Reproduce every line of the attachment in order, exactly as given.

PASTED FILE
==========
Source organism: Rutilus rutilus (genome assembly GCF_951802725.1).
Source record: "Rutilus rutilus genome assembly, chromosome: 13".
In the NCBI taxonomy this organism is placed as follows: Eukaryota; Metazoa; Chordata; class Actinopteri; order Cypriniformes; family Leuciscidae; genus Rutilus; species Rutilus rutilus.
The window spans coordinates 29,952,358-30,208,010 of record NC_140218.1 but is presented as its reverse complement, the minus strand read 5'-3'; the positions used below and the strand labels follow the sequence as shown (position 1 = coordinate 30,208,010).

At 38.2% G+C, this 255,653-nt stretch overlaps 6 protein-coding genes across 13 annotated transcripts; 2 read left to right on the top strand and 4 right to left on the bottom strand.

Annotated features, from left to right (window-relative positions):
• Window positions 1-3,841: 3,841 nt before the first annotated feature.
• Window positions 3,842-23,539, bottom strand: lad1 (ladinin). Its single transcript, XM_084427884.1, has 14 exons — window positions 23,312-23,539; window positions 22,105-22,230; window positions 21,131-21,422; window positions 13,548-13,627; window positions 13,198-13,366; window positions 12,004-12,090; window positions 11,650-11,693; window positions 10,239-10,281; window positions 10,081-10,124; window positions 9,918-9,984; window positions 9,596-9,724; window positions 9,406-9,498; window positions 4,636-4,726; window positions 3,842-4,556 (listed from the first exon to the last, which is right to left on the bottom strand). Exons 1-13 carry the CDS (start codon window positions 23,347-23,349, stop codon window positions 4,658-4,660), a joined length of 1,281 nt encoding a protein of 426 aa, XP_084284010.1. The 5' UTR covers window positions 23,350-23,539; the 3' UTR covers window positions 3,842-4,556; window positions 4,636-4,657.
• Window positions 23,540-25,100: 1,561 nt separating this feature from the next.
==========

Source organism: Rutilus rutilus (genome assembly GCF_951802725.1).
Source record: "Rutilus rutilus genome assembly, chromosome: 13".
In the NCBI taxonomy this organism is placed as follows: Eukaryota; Metazoa; Chordata; class Actinopteri; order Cypriniformes; family Leuciscidae; genus Rutilus; species Rutilus rutilus.
The window spans coordinates 29,952,358-30,208,010 of record NC_140218.1 but is presented as its reverse complement, the minus strand read 5'-3'; the positions used below and the strand labels follow the sequence as shown (position 1 = coordinate 30,208,010).

At 38.2% G+C, this 255,653-nt stretch overlaps 6 protein-coding genes across 13 annotated transcripts; 2 read left to right on the top strand and 4 right to left on the bottom strand.

Annotated features, from left to right (window-relative positions):
• Window positions 1-3,841: 3,841 nt before the first annotated feature.
• Window positions 3,842-23,539, bottom strand: lad1 (ladinin). Its single transcript, XM_084427884.1, has 14 exons — window positions 23,312-23,539; window positions 22,105-22,230; window positions 21,131-21,422; window positions 13,548-13,627; window positions 13,198-13,366; window positions 12,004-12,090; window positions 11,650-11,693; window positions 10,239-10,281; window positions 10,081-10,124; window positions 9,918-9,984; window positions 9,596-9,724; window positions 9,406-9,498; window positions 4,636-4,726; window positions 3,842-4,556 (listed from the first exon to the last, which is right to left on the bottom strand). Exons 1-13 carry the CDS (start codon window positions 23,347-23,349, stop codon window positions 4,658-4,660), a joined length of 1,281 nt encoding a protein of 426 aa, XP_084284010.1. The 5' UTR covers window positions 23,350-23,539; the 3' UTR covers window positions 3,842-4,556; window positions 4,636-4,657.
• Window positions 23,540-25,100: 1,561 nt separating this feature from the next.